And, as Energy upped the tempo, their lanky lead singer did a rendition of “Tek Dat” even as his close-fitting (skinny) jeans further restricted the range of motion in his waist that nature itself, or his own inhibitions, seemed to have curtailed.
But the crowd, judging from its reaction thoroughly enjoyed the spectacle.
The show also saw performances from two artistes for the neighbouring island of Carriacou.
Shanda, who was a tad bit more than full-bodied, called on patrons to come closer to the stage.
“I know I am fat, but I am not fierce,” she said and added that she was there to represent the fat women.
And if any of the other full-bodied women needed a confidence booster, Shanda delivered, with a joke about good pussies needing shelter.
She said that Burning Flames will deliver with the fast songs but said Chubby women tire quickly.
She called for a male member of the crowd to dance with her and they displayed all the slow, sexually suggestive dance moves, involving mostly the waistline, that are characteristic of many soca performances.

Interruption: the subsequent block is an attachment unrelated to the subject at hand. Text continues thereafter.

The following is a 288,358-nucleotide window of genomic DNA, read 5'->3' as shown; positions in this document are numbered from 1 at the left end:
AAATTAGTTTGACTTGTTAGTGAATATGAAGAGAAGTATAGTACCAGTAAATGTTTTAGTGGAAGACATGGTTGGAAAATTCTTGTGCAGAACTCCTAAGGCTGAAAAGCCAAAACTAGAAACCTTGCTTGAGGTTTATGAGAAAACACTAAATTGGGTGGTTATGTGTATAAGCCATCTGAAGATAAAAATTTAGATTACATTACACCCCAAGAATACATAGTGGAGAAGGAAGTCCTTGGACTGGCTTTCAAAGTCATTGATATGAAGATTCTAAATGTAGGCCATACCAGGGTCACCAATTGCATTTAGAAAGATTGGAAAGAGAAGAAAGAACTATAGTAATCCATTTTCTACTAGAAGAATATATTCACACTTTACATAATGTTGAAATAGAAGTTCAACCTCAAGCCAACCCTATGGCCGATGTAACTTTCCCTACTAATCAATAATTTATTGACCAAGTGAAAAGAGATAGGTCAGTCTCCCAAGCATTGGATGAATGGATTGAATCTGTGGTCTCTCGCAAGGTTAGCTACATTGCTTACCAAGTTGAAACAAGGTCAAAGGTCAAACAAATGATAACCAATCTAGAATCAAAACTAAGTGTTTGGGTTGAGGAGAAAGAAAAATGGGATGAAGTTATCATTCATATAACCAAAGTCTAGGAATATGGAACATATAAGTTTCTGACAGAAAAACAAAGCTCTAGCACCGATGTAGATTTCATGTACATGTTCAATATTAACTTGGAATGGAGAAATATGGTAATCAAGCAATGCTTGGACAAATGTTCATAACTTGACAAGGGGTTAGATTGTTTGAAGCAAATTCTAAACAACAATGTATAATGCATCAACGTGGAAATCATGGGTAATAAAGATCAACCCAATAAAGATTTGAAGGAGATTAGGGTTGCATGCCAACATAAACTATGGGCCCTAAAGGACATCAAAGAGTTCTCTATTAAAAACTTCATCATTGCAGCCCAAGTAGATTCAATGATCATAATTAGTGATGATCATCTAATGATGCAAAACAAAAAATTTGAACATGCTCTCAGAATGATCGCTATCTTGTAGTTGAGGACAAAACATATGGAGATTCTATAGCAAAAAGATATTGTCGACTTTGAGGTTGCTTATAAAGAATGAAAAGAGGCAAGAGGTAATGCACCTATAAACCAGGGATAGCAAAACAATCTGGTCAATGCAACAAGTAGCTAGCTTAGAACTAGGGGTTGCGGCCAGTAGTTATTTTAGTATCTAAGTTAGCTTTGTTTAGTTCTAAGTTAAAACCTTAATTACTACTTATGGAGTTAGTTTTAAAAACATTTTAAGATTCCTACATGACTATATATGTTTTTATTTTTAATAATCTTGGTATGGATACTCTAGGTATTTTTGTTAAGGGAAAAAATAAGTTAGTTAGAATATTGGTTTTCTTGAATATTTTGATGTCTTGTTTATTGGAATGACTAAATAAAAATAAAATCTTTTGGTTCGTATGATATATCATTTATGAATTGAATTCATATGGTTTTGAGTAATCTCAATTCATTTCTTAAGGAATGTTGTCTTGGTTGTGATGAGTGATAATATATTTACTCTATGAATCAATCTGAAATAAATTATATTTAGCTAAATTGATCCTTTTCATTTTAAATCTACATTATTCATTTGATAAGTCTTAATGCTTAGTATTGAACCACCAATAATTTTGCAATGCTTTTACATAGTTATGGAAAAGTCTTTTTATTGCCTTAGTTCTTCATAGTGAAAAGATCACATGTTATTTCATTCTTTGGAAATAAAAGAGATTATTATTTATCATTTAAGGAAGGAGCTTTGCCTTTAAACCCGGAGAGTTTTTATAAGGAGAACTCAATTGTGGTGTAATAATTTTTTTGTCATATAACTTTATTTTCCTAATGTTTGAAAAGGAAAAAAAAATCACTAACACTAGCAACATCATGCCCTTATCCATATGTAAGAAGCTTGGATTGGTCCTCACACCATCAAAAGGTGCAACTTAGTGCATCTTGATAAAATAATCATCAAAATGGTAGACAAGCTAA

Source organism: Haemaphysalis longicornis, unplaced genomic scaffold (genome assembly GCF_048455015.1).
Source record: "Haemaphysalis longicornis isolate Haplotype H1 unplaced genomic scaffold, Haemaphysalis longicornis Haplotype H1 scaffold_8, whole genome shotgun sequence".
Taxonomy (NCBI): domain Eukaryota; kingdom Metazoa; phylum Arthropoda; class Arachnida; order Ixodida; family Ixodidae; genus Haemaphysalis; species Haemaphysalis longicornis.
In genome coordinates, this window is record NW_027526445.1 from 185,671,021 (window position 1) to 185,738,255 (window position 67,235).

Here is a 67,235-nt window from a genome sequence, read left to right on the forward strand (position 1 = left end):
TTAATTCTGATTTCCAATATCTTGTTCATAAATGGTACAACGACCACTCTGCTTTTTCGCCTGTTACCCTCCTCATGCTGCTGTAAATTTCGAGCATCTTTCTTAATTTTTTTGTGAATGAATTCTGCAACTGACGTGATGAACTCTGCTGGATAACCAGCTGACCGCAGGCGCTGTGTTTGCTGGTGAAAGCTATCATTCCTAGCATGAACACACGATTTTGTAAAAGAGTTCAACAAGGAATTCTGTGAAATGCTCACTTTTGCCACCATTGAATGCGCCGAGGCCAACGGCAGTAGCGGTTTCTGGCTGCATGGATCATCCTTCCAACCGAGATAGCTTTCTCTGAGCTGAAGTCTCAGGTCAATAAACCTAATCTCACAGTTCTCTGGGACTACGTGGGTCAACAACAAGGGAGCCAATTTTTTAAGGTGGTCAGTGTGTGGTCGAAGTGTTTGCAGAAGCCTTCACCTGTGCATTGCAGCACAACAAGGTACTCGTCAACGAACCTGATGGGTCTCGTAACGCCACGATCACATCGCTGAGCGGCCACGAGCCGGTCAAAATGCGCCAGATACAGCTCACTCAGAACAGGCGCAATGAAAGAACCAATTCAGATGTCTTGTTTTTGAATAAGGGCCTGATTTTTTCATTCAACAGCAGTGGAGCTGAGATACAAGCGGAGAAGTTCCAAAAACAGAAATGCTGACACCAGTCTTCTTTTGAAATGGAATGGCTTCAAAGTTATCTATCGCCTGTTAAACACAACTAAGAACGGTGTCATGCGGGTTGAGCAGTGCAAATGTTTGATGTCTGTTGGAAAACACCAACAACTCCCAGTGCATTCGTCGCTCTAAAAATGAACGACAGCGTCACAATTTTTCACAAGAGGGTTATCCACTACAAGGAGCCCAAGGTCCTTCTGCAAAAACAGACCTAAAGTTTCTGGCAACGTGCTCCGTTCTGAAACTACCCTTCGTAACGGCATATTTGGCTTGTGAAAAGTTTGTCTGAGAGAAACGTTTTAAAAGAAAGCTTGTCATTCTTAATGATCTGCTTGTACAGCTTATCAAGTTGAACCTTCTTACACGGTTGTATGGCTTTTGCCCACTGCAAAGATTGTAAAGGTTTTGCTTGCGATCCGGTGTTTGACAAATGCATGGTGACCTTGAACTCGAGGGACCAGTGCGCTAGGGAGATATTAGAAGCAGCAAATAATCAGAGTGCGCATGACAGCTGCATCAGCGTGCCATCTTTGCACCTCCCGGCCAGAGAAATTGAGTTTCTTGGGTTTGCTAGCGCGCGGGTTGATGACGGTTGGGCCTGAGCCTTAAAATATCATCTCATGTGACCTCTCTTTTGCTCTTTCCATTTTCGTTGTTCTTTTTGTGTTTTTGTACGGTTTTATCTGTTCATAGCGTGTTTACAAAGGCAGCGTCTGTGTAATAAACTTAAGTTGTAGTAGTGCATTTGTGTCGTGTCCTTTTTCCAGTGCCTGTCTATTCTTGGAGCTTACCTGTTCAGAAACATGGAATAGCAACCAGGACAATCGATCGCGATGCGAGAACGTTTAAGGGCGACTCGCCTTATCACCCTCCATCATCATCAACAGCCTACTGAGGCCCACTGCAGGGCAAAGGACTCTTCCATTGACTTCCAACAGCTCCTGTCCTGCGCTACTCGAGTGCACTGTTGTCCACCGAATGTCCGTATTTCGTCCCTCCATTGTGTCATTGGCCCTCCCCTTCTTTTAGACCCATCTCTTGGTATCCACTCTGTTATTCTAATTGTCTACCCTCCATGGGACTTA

And, besides the blue orthopaedic sleeves that Shanda wore on her right arms, which came across more as part of her outfit, some patrons might have never imagined that she had torn a ligament in the arm when she fell while playing netball Thursday night.
Super Star, another artiste from Carriacou, sang about needing “some body healing”. She rooted for the single ladies and urged women to give a one-way ticket out their life to unfaithful men.
“This is a one-way ticket. Take it and go,” she sang.
First Lady of St. Vincent gave a performance that belied the suggestion of her name that she is close to presidential.
Her performance can be summed up in five words: slackness, and more explicit slackness.
Further, in her song, she gave advice that some dermatologist and persons advocating self-love and pride in African heritage would object to: “bleached face a nah nutten,” she sang.
And as the time moved up to 2:43 a.m., it was not surprising that at least one Demon was on the prowl. The artiste from Union Island, used his few minutes on state to represent for the Southern Greandine island that was hosting hundred of visitors for the major festival.
It was not until about 3 a.m. that Burning Flames began performing — about 20 years since they last did a show here.